My mom was also later diagnosed. Doctor let me bring you back in because it's funny, when i knew amanda was coming to talk to us. I pictured honestly somebody older, overweight, she just, i guess she just didn't fit the profile of what i was thinking of. The face of this condition can vary from any from a young child diagnosed as amanda was in childhood. To a young adult such as with catherine where you.
The disease is missed until you present with your first heart or vascular event. Catherine let me bring you in as the doctor just mentioned about a heart event. Something happened to you at the age of thirty nine.
What happened, and it's actually startling to hear this. Well i had a heart attack. Wow. And when it happened i called nine one one, i knew something was wrong, the paramedics came. I told them about my elevated cholestoral.
They took me to the emergency room, and the emergency room, turned me away. Luckily when i finally did get in surgey. You know i'm here to live to tell about it. But the interesting thing was that there was a barrier because i didnt look like someone who had advanced heart disease. But you know doctor, and if i can ask you this, this is pretty serious.
This is not just a "oh you'll get over it move on, and that's it." well i think sometimes we can underestimate the risk and danger associated with high cholestoral, and hofh is a life threatening disease we're very fortunate to be here with individuals who are recieving the proper treatment. Catherine i know as a result of what happened to you, you started the foundation to create awarness and god bless you for that, tell me about it. Well yes it's called the fh foundation and we're the only non profit out there exclusevely dedicated to raising awareness of fh, both hofh, and the more common form of familial hypocholesteralemia. And we're doing this through education, advocacy, and research.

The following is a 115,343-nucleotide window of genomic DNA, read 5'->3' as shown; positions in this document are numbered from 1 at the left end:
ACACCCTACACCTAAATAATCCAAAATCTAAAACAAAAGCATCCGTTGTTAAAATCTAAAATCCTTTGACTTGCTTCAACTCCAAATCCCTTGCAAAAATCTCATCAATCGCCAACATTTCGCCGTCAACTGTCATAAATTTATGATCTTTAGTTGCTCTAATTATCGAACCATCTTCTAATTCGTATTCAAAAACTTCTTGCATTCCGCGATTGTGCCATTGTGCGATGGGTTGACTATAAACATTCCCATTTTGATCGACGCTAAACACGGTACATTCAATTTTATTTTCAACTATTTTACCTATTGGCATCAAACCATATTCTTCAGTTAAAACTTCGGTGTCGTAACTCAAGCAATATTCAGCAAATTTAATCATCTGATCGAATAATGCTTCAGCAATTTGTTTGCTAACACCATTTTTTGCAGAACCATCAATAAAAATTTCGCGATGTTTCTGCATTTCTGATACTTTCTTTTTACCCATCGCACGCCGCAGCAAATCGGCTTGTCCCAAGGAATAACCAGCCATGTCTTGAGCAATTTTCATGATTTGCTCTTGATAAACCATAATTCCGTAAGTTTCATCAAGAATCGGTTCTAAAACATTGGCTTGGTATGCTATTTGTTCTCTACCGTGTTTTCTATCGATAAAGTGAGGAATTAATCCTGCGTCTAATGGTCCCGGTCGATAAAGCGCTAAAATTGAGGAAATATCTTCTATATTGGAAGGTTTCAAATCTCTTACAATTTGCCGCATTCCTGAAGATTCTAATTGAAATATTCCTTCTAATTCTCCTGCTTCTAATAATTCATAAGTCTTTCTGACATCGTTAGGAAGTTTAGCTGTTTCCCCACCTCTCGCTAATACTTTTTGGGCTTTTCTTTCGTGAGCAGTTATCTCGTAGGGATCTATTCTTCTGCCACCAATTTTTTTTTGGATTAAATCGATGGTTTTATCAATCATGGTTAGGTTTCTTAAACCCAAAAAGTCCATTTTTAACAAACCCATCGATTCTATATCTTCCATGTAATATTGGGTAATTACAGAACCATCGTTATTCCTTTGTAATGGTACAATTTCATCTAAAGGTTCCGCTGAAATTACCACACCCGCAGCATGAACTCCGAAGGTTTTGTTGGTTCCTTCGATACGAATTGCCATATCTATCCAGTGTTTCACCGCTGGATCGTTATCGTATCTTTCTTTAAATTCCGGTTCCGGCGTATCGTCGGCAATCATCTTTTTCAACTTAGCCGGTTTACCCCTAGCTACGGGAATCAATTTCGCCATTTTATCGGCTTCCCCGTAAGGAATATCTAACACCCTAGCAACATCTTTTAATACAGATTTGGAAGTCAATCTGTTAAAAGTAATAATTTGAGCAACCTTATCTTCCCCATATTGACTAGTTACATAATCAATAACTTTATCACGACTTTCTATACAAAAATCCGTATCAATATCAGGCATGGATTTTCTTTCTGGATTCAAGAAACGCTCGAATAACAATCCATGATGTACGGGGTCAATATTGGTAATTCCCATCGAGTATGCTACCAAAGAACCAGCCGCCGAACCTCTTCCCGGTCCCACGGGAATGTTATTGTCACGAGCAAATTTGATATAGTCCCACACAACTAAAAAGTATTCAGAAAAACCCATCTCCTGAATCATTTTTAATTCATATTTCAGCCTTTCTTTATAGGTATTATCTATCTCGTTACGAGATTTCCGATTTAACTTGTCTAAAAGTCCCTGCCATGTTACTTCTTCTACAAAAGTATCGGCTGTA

Because the startling fact is that more than eighty percent of the individuals that have this disease are undiagnosed. And doctor with katherine and amanda speaking about it, and you. This is really key.
To bring that awareness to everbody out there and just to learn more about this. It's very important to be tested. Particularly if you have a family history of premature heart disease or of high cholestoral. Talk with your doctor. Amanda i want to end with you because your such an inspiration.
Any final words? even though i am an hofh patient, i still hang out my friends, participate in sports, i am an education major at college, and this disease has not stopped me yesterday, today, and it wont stop me tomorrow. Awe god bless you, good luck to you. Thank you so much. Thank you. And if youd like more information about hofh to learn what you can do to spread the word about this disease. Visit a couple of websites. The first one.
The fhfoundation.org, or contact the national lipid association at learnyourlipids.com.
Today we will be exploring Chapter 10 Diet and Health. We will focus on five different subtopics: Cancer, Hypertension, Diabetes Mellitus, Cardiovascular Disease, Metabolic Syndrome…By: Kweli Gale
Xanthelasma is a sharply demarcated yellowish deposit of fat underneath the skin, usually on or around the eyelids. While they are neither harmful nor painful, these minor growths may…By: Audiopedia
The risk factors for heart attacks can include elevated cholesterol levels, increased blood pressure, tobacco use, diabetes, and a family history of heart disease just to name a few.…By: DocsTalk
As you know a healthy lifestyle helps prevent a multitude of health issues including for example high cholestoral, but now the unimaginable. This morning in our ongoing series "behind…By: TheBalancingAct
It started a long time ago. I was 15 when my father passed away at age 39 from a heart attack due to cholesterol. And once that happened, the family doctor said, "Everyone now needs…By: Stanford Health Care